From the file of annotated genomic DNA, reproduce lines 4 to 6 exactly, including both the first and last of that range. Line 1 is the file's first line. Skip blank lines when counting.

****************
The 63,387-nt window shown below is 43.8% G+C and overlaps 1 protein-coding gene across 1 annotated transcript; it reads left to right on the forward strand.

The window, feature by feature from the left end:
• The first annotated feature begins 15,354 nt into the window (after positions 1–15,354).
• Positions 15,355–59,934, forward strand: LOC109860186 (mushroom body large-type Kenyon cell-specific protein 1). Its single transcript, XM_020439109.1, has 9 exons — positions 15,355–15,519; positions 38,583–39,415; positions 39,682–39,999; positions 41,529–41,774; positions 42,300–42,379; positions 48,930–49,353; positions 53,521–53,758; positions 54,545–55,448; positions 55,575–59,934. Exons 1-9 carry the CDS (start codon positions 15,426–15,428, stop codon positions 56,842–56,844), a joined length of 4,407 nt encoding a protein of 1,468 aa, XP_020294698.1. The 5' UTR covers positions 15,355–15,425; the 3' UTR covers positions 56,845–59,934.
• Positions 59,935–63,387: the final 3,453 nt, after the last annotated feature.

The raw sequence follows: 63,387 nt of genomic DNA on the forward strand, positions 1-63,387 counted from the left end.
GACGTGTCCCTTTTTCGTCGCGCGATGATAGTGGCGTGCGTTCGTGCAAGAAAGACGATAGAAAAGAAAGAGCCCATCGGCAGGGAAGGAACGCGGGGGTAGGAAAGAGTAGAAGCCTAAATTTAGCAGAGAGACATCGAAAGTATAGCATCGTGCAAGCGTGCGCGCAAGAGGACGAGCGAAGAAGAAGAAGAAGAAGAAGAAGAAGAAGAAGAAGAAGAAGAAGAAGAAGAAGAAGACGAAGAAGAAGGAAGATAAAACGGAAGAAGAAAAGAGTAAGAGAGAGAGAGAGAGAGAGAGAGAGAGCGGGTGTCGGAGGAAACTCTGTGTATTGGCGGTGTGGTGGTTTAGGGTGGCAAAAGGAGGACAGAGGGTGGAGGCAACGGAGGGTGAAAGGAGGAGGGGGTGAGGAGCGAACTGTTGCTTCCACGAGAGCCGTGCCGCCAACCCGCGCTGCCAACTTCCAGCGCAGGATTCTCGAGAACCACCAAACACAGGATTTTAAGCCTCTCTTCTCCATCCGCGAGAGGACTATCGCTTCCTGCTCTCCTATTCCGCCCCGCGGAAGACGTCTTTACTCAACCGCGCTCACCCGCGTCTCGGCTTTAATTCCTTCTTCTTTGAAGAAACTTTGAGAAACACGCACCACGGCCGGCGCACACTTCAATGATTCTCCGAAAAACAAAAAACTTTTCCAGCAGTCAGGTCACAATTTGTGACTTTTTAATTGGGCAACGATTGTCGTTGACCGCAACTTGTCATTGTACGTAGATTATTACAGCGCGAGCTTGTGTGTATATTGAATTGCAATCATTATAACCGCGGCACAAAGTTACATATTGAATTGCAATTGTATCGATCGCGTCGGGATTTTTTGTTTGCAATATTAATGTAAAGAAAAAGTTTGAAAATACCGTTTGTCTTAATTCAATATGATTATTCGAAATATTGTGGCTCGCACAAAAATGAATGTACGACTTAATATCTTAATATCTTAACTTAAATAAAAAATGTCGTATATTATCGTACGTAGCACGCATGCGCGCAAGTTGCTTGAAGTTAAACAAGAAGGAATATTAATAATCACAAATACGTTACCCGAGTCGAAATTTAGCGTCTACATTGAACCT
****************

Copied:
• Positions 15,355–59,934, forward strand: LOC109860186 (mushroom body large-type Kenyon cell-specific protein 1). Its single transcript, XM_020439109.1, has 9 exons — positions 15,355–15,519; positions 38,583–39,415; positions 39,682–39,999; positions 41,529–41,774; positions 42,300–42,379; positions 48,930–49,353; positions 53,521–53,758; positions 54,545–55,448; positions 55,575–59,934. Exons 1-9 carry the CDS (start codon positions 15,426–15,428, stop codon positions 56,842–56,844), a joined length of 4,407 nt encoding a protein of 1,468 aa, XP_020294698.1. The 5' UTR covers positions 15,355–15,425; the 3' UTR covers positions 56,845–59,934.
• Positions 59,935–63,387: the final 3,453 nt, after the last annotated feature.

The raw sequence follows: 63,387 nt of genomic DNA on the forward strand, positions 1-63,387 counted from the left end.